Getting a Foot in the Door: Tax Incentives for First Time Buyers in the UK

News surrounding the UK’s property market is far from good, with many saying that one in three millennials in the country will never own their own home and that first time buyers are lower than ever before. Worse yet, this third of the generation will have to live and raise their families in insecure rental properties for their entire lives.

Today, if you want to buy a home, you have to be able to pay rent while you save for a deposit. You also have to play catch up with rising house prices in the country. But, it’s not all doom and gloom.

Thanks to November 2017’s budget report, there is stamp duty exemption on the first £300,000 on all homes worth up to £500,000. Also, the government now offers various schemes that can help you get a foot in the door to the property market.

At Newnham & Son, we’ve put together a list of tax incentives that can help you buy your first home. Read this article to find out more.

Definition of First Time Buyers

First time buyers are those who don’t own a property yet. This includes both properties in the United Kingdom and those abroad. Additionally, you cannot own property as a beneficiary of a trust. The definition of a first time buyer is different depending on the tax incentive you’re looking at.

We’re going to delve deeper into 3 specific first time home buyer schemes. These all use more or less the same definition of a first time buyer but each has its own terminology.

first time buyers

Source: Pixabay

Top 3 Tax Incentives for First Time Buyers

Help-to-buy ISAs, Lifetime ISAs, and Stamp Duty Land Tax (SDLT) relief all come with their own set of unique benefits for first time buyers. With Help-to-Buy and Lifetime ISAs, income and gains are tax-free. Not only this, but the government also offers a 25% bonus on savings. There is one catch- the bonus is only applicable to one of them. Here’s an outline of all three incentives:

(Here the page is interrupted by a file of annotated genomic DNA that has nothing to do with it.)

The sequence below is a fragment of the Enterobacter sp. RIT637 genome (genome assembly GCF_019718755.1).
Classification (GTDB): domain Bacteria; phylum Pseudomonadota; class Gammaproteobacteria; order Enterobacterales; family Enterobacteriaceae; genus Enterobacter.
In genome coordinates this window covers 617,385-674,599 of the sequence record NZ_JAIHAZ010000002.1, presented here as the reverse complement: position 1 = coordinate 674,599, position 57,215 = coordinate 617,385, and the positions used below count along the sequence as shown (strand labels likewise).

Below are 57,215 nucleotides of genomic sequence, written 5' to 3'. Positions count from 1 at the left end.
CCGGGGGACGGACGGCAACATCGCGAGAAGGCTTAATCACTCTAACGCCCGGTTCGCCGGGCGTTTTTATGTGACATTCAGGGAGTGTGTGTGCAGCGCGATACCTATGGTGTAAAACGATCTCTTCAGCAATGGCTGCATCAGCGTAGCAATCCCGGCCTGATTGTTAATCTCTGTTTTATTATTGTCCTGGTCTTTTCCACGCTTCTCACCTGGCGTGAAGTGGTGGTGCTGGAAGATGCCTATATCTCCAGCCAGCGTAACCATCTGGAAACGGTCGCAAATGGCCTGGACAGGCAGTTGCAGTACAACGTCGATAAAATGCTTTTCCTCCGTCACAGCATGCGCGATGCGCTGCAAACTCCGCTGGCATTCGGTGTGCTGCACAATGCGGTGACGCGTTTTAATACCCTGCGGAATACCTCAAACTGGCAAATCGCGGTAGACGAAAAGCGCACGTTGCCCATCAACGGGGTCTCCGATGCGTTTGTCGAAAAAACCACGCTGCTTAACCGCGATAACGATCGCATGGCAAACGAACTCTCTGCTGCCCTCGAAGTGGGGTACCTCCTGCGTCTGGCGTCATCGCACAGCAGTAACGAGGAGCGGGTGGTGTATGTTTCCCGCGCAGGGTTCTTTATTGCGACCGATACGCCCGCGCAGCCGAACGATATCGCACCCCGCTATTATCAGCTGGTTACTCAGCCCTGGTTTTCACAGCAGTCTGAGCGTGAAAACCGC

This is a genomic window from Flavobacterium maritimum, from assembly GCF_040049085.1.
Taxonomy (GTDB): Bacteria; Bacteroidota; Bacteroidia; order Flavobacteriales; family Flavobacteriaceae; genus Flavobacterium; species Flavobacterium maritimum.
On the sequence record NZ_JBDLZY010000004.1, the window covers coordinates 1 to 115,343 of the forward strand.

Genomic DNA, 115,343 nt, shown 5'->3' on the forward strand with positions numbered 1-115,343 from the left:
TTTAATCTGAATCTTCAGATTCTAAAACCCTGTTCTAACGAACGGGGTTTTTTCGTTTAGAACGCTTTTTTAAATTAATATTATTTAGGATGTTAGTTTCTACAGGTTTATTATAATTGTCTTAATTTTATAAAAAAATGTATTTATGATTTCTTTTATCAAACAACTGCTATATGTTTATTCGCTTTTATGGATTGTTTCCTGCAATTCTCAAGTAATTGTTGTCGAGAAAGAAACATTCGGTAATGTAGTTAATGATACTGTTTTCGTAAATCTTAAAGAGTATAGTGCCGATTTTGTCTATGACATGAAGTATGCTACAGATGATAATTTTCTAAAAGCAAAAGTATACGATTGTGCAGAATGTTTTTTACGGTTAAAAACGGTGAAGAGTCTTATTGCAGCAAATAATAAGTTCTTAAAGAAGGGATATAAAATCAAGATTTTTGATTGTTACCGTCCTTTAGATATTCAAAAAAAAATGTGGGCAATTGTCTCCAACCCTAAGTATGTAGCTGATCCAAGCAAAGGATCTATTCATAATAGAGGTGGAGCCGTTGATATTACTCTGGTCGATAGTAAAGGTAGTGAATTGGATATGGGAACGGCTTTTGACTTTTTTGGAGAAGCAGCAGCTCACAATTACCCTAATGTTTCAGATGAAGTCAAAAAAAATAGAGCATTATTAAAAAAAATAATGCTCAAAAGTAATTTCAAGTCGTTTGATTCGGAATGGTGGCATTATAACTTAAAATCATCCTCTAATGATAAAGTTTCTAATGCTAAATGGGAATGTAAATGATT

Help-to-Buy ISA

If you want to open a Help-to-Buy ISA you have to be a UK resident with a National Insurance number and you must be at least 16 years old. You must open your account by November 30, 2019, and the deadline for making savings is November 30, 2029. You also have to claim your government bonus before December 1, 2030.

With this type of ISA, you can only save cash. You also can’t have another cash ISA in the same tax year. That said, if you opened one before, there are ways you can work around this condition.

In addition to the above, you must make an initial deposit of up to £1,200 and you can only deposit up to £200 a month moving forward. The minimum bonus you can get from the government is £400 on savings of up to £1,600 and the maximum is £3,000 on savings of up to £12,000. You will receive this bonus once you buy your home.

While this type of ISA may seem straightforward, it does come with some conditions. The property you are buying must be in the UK and it must be worth less than £250,000 or less than £400,000 if you’re buying in London. The home must be your primary residence except if you’re a member of the armed forces. You also have to buy it with a mortgage.